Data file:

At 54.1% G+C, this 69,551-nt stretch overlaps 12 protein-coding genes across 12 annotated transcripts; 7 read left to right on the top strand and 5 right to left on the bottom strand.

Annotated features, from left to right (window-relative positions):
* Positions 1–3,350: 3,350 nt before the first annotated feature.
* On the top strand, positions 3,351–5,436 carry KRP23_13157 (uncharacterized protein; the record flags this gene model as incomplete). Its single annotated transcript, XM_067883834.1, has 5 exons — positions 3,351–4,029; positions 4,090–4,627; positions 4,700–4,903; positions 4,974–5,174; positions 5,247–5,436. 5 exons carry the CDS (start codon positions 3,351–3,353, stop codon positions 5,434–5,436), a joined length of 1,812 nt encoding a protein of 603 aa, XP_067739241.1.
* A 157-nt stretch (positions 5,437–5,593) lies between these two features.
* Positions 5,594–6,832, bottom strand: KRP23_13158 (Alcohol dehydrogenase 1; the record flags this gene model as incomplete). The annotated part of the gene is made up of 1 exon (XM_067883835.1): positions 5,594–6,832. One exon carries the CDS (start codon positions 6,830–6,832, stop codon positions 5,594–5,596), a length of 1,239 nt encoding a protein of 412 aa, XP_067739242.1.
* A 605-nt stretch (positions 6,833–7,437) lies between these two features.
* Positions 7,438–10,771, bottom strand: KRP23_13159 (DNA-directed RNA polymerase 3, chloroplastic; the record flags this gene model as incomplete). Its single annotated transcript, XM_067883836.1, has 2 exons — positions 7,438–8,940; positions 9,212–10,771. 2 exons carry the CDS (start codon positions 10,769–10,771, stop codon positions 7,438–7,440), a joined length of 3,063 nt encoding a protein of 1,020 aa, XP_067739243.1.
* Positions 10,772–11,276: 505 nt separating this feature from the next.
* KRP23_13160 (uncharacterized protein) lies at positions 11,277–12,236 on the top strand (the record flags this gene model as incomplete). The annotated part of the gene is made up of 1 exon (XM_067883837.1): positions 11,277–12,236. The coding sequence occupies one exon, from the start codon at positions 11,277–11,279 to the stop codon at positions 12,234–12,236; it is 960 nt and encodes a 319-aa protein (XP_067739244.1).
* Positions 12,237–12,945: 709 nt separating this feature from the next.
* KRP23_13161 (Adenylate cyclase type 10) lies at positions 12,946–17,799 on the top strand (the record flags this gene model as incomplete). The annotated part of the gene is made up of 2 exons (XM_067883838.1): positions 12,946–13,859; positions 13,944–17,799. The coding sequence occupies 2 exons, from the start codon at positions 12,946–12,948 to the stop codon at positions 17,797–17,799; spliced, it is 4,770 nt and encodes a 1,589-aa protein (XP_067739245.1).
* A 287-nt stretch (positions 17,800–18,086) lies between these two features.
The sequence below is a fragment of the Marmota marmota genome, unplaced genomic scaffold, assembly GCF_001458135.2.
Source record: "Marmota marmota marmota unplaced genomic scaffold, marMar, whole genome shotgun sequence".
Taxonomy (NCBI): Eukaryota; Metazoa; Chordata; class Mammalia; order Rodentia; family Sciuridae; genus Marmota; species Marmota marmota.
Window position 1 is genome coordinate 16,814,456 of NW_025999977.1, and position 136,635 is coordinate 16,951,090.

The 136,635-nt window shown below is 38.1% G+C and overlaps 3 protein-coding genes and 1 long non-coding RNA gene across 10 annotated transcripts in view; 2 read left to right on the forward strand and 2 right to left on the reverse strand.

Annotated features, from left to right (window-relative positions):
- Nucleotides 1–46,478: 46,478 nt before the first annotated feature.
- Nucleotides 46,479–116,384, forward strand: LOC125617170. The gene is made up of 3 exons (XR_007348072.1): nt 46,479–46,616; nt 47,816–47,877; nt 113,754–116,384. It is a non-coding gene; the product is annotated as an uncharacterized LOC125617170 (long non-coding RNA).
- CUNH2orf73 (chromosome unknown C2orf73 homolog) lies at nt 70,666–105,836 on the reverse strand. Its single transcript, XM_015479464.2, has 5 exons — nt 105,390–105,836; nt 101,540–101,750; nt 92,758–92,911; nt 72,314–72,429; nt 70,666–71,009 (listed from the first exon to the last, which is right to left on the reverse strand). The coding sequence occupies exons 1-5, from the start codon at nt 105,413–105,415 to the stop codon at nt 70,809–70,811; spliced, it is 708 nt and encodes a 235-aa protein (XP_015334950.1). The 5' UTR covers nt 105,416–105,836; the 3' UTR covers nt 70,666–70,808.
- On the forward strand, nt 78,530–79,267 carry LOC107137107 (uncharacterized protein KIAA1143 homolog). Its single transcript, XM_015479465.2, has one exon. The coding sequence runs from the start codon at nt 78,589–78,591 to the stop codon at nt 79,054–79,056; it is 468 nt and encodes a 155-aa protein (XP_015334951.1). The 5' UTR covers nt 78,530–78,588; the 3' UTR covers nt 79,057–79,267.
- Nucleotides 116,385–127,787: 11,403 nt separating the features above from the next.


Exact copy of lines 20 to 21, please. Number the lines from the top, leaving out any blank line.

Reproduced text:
- Nucleotides 1–46,478: 46,478 nt before the first annotated feature.
- Nucleotides 46,479–116,384, forward strand: LOC125617170. The gene is made up of 3 exons (XR_007348072.1): nt 46,479–46,616; nt 47,816–47,877; nt 113,754–116,384. It is a non-coding gene; the product is annotated as an uncharacterized LOC125617170 (long non-coding RNA).